Archive for November, 2019

Film Log #2 – 11.2019

Thursday, November 28th, 2019

Robert Altman (1925-2006) directed over 30 full length films and more than fifty television programs. Having only seen a handful of his pictures, I recently decided I was way past due to watch one of his most acclaimed films- Nashville (1975).

The film walks the audience through five days in an inherently American city that is gearing up for a political rally for a third-party candidate that seems to have been created in direct response to all the ways that many Americans felt (perhaps still feel) our political system was falling terribly short.
There is no on-screen action or discussion about Nixon, but the production was created and shot immediately following his resignation. I mention Nixon not because this is a particularly political film and though most of the characters are musicians, the film also isn’t specifically about country western music- hell, the film isn’t even about its namesake of Nashville- this film is an effort to illustrate what the country’s collective conscious felt like at a very particular time.
The narrative is gently pushed along by country music and political distrust and a collective sense of failure does meander in and out of the film, but the film isn’t about these particular topics. Every generation deals with benchmarks that shape the collective attitude and this film’s aim was to serve as a mirror so that we could take a good, long look at one another.

Though I wasn’t alive in 1975, the film feels like a tremendous success. It’s easy to imagine these characters maneuvering through their lives just as depicted in the film as well as many Americans carrying on and sharing the same attitudes that permeate throughout the film.

The few Altman films I had seen prior all provided a clue as to what Nashville had in store, but none more than Short Cuts (1993). In SC, Altman weaves about a dozen Raymond Carver short stories together using an extraordinary cast and setting them all in LA. SC definitely primed me for being guided through an extensive character landscape and jumping from one intimate conversation to another; each revealing something true about people. In a very positive way, Nashville brought Short Cuts to recall and I can’t wait to visit it again.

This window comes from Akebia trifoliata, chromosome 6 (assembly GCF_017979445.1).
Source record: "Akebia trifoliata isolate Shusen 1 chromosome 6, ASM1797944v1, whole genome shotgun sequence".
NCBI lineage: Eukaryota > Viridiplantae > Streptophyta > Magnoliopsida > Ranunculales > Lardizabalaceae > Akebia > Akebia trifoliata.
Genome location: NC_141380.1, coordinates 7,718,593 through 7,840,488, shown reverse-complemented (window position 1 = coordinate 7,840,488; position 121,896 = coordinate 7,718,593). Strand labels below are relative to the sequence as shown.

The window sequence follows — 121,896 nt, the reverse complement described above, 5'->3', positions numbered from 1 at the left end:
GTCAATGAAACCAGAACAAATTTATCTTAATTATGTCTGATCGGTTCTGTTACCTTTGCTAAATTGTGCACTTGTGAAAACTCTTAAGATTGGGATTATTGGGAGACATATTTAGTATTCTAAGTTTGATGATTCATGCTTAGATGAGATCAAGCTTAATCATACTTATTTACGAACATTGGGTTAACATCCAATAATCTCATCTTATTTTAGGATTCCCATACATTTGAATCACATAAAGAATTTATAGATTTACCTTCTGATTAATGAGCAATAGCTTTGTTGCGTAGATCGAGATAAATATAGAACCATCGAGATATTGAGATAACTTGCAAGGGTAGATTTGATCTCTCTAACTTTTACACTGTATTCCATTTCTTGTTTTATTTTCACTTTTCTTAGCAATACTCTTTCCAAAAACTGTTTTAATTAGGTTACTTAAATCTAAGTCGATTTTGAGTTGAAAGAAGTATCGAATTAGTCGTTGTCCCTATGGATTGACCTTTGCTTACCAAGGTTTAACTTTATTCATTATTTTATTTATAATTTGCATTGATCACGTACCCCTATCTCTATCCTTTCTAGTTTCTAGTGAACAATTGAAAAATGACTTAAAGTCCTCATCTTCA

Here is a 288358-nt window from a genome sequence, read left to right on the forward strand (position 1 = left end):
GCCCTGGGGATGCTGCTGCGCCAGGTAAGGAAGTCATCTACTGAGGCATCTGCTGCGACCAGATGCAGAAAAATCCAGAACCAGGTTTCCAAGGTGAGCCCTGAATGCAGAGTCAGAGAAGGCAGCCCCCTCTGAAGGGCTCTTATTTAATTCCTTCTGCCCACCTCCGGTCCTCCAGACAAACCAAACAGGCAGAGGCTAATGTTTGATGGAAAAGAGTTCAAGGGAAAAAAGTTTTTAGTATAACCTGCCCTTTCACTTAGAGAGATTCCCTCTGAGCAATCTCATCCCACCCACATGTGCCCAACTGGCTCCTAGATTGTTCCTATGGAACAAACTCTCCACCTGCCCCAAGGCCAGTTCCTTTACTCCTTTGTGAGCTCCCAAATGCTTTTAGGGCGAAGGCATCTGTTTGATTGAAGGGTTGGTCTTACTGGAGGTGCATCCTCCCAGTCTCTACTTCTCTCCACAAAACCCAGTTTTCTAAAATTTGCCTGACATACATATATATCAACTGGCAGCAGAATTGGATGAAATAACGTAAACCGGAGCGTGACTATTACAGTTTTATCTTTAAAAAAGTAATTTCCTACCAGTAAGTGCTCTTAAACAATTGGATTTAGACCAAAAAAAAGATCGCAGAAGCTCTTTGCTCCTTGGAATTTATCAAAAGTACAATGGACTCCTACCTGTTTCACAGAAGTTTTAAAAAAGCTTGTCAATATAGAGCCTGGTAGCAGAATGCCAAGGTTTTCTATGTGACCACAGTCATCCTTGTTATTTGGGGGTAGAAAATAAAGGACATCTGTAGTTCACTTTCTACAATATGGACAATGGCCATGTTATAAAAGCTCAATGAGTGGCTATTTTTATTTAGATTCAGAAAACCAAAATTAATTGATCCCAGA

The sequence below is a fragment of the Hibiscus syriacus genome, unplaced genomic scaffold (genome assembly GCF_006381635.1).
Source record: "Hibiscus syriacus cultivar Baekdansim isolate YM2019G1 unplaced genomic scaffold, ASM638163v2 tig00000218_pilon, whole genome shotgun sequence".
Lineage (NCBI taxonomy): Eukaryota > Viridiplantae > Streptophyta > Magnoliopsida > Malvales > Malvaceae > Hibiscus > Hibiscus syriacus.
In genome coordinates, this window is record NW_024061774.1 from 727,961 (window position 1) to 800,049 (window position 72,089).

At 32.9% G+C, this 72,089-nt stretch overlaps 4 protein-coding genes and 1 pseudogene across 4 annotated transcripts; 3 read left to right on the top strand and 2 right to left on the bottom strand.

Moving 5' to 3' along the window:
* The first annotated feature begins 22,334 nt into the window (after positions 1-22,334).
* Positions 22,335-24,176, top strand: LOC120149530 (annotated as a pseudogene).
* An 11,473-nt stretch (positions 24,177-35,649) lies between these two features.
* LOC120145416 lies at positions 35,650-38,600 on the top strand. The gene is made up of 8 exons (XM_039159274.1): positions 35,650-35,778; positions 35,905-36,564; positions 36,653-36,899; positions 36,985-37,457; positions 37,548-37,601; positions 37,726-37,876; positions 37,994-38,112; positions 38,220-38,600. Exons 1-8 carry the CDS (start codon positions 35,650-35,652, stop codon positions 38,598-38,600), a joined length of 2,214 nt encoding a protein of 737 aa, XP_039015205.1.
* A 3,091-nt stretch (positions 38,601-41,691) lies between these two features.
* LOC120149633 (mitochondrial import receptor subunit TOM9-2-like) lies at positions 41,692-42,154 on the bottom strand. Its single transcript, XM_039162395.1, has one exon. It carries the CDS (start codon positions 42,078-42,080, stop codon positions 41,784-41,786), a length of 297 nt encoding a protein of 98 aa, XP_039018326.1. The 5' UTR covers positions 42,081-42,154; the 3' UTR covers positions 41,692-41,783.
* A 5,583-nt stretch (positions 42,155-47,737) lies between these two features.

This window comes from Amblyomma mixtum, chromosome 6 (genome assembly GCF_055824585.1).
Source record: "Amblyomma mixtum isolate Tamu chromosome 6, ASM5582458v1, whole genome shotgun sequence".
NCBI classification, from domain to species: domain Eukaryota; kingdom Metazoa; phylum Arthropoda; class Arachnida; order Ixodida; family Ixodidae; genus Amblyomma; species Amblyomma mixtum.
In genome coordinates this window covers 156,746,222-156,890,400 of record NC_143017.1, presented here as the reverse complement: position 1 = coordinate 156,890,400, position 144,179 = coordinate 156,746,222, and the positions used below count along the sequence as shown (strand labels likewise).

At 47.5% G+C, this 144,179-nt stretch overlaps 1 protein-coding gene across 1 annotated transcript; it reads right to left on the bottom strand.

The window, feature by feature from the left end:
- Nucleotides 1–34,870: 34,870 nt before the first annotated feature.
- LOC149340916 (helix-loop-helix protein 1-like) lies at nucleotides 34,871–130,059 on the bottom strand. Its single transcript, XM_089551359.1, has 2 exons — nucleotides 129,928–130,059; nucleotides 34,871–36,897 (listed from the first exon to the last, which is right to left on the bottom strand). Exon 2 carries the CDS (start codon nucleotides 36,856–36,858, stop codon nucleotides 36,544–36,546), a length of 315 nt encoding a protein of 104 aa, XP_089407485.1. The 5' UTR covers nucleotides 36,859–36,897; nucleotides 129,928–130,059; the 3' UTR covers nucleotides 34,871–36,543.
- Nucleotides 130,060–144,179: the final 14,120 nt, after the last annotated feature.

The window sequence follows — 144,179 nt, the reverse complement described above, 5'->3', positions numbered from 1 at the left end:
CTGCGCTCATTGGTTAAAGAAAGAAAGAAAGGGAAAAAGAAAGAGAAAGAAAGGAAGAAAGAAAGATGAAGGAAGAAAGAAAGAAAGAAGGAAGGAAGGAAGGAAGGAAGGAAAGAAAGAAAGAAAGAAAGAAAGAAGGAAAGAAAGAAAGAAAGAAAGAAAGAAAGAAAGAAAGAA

Roger Ebert’s The Great Movies offered that:
“In Nashville and his back-to-back triumphs The Player (1992) and Short Cuts (1993), he [Robert Altman] pointed the way for Paul Thomas Anderson’s Boogie Nights (1997) and Magnolia (1999). The buried message may be that life doesn’t proceed in a linear fashion to the neat ending of a story. It’s messy and we bump up against others, and we’re all in this together. That’s the message I get at the end of Nashville, and it has never failed to move me.”
Too many times we are forced to watch films with tidy conclusions where the story is wrapped up and packaged in such a way that makes me believe the narrative has to be hollow or overly simplistic in order to end so neatly. If it could reasonably be concluded in such a way that makes the audience say, “what a great story – let’s eat dinner” or it provides an obvious cliff-hangar that pre-milks you for a second (or third or fourth or fifth or sixth) installment of what you have just seen.
I prefer films that leave you with a head full of ideas and leave you wanting whiskey, conversation, and rumination about what you have just seen. Nashville certainly delivers in this regard.

I would definitely recommend.
I will definitely revisit this film in the next couple of years.

I’ve been trying to work through Robert Mitchum’s filmography and I came across the above film poster online and decided that was all I needed to give it a go.
Knowing that, I wasn’t knocked off my seat like I was hoping I’d be. Even though it was fun spending time with Mitchum on screen, I wasn’t prepared for this to be a departure from his signature style of a hyper-perceptive, quick-witted and often tender tough guy (and sometimes ruthless bad guy) who was nine times out of ten, two steps ahead of his opposition.